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The port call administration frustrations during a regular week

10 December 2020 – Solution

Three regular port visits results in over 6 hours of administration, 2,000+ fields to be completed divided into 13 documents and 23 tabs.

When you ask a captain one of his biggest frustration on board? Usually he will mention the port call administration. In this post we will illustrate the administrative burden captains struggle with during every port call. But also the solution to simplify administration and complete it up to 7.5 times faster. 

Let’s check a standard voyage of the Black Pearl visiting three ports in Europe in a regular week. The Black Pearl with its 20 crew members and loaded with liquid bulk the voyage starts with a planned visit to the port of Rotterdam at Tuesday in the morning. 24 hours before entering the port, the captain has to process the part call administration. In this case, he must complete a spreadsheet with approximately 803 fields in 6 documents. Any errors in the administration can cause a delay or a penalty. This process takes approximately 2-3 hours. Shortly after completion of the administration, the most intensive part of the voyage begins: planning, navigating and continuously aligning in order to enter the port safely.

After discharging / loading again, the Black Pearl departures the port of Rotterdam and set the course for visiting the port of Antwerp. This is a fairly short trip and therefore the port call administration has to be handed fairly quickly, even before the Black Pearl has left the port of Rotterdam. To complete the administration, this time around 436 fields within 10 tabs have to be completed. Which takes about 2 hours of administration. More or less all the same information, but in different formats. For example, the nationality format should be expressed in the ISO 3166-2 code, like “PH” or “NL” instead of the country name, such as “Philippines” or “Netherlands” (Rotterdam). Fortunately, none of the crew members have health issues, otherwise another 11 fields had to be filled in per ill/recovered crew member. 

The port visit went smoothly and several ship-to-ship activities were executed, like the bunkering operation. On day 4, the voyage continues, this time a visit to the port of Immingham is planned. It’s a trip of 313 nautical miles. Again 24 hours prior to arrival the captain has to handle the port call administration.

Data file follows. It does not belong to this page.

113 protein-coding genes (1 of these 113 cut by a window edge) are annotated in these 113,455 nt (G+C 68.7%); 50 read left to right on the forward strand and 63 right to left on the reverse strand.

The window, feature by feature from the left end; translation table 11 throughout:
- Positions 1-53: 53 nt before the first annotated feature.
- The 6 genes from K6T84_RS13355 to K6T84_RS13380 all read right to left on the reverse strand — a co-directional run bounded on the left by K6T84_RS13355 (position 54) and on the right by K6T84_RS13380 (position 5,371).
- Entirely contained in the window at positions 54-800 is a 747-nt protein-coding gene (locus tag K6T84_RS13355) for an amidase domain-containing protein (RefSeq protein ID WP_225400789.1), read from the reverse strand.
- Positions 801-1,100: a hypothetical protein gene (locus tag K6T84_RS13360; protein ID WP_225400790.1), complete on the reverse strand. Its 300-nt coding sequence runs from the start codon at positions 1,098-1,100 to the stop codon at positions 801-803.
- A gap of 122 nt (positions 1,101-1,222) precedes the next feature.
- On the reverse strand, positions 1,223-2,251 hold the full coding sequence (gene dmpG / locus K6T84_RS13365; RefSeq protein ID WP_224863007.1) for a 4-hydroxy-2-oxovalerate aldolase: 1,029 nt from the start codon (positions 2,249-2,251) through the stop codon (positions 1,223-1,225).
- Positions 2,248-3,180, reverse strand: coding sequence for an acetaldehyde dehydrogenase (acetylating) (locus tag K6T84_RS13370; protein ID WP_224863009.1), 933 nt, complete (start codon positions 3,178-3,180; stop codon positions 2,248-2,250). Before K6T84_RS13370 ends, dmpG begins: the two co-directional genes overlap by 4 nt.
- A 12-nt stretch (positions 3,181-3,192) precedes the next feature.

This time 852 fields has to be completed divided into 6 documents and 8 tabs. And again, the same information but in a different format, for example this time the Nationality should be expressed in the ISO 3166-3 code. In this case it will be “PHL” and “NLD”. After more than 2,5 hours of administration, the captain has a short moment of rest. Just a brief moment of peaks ahead of us to navigate the ship into the port safely and on time.

Above we illustrated just one regular week of port visits. This means during one year, with about 100 port calls to make, will result in over 200 hours of administration, completing 60K+ fields divided into 400+ documents and 750+ tabs.

At diize, we wondered why there is no smoother process to complete the administration. In the end, more or less the same information is handled and only a fraction of the time changes. And that’s why we build Always on Board, based on our maritime and digital expertise. With Always on Board the all information is securely stored in one application, and depending on the port, the correct formats will be submitted.

Always on Board is the easiest way to process the port call administration. Captains can process the administration in less than 20 minutes and achieve time savings of 85%. A solution that meets industry standards like low bandwidth functionality and use of the latest local port documentation. After configuration of all ship- and crew details by us the solution is directly usable. Only a short instruction and walk through is sufficient to start. No need for special hardware or software installations.